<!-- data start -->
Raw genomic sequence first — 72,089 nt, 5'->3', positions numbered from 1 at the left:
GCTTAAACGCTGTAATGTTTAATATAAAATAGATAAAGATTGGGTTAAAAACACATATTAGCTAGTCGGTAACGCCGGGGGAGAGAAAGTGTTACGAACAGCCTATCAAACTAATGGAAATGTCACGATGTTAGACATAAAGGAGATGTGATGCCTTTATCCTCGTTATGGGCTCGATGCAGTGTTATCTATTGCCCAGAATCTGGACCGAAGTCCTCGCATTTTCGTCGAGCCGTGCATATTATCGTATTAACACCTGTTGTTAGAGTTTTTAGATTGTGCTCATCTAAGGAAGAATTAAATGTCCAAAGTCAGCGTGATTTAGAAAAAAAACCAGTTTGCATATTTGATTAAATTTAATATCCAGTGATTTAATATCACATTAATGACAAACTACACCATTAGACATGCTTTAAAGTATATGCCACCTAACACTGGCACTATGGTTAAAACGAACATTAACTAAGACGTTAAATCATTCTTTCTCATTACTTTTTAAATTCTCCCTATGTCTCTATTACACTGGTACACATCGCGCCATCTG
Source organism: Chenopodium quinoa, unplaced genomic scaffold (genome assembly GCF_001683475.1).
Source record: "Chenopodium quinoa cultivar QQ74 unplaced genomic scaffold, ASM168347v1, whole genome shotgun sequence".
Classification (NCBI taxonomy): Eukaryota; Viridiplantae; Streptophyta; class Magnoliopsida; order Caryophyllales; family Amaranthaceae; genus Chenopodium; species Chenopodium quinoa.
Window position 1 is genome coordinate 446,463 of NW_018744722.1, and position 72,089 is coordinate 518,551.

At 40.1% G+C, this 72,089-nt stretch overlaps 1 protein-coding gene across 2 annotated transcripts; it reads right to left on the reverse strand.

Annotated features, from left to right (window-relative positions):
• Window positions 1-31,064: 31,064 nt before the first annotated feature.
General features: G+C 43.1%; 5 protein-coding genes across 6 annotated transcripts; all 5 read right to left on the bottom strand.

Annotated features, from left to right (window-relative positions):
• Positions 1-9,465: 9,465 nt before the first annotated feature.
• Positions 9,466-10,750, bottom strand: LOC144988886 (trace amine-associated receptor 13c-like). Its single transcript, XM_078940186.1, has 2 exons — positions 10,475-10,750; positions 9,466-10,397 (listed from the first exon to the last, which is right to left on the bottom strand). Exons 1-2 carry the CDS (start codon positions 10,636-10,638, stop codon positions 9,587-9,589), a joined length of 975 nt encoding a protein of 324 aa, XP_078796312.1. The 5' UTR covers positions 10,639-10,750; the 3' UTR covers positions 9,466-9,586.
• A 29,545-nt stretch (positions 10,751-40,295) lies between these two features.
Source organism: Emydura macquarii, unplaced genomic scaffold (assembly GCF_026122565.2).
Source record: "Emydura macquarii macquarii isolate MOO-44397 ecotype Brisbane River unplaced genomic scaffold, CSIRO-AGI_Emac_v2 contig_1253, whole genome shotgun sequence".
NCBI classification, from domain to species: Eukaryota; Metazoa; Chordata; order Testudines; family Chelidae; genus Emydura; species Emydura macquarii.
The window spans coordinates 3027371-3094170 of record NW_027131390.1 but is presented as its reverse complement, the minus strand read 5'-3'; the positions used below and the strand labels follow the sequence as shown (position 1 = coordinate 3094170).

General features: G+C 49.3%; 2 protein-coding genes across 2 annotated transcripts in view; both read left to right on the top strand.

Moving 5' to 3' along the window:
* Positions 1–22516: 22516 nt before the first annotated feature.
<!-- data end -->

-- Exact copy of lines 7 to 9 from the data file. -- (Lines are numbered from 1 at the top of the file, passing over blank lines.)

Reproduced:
At 40.1% G+C, this 72,089-nt stretch overlaps 1 protein-coding gene across 2 annotated transcripts; it reads right to left on the reverse strand.

Annotated features, from left to right (window-relative positions):
• Window positions 1-31,064: 31,064 nt before the first annotated feature.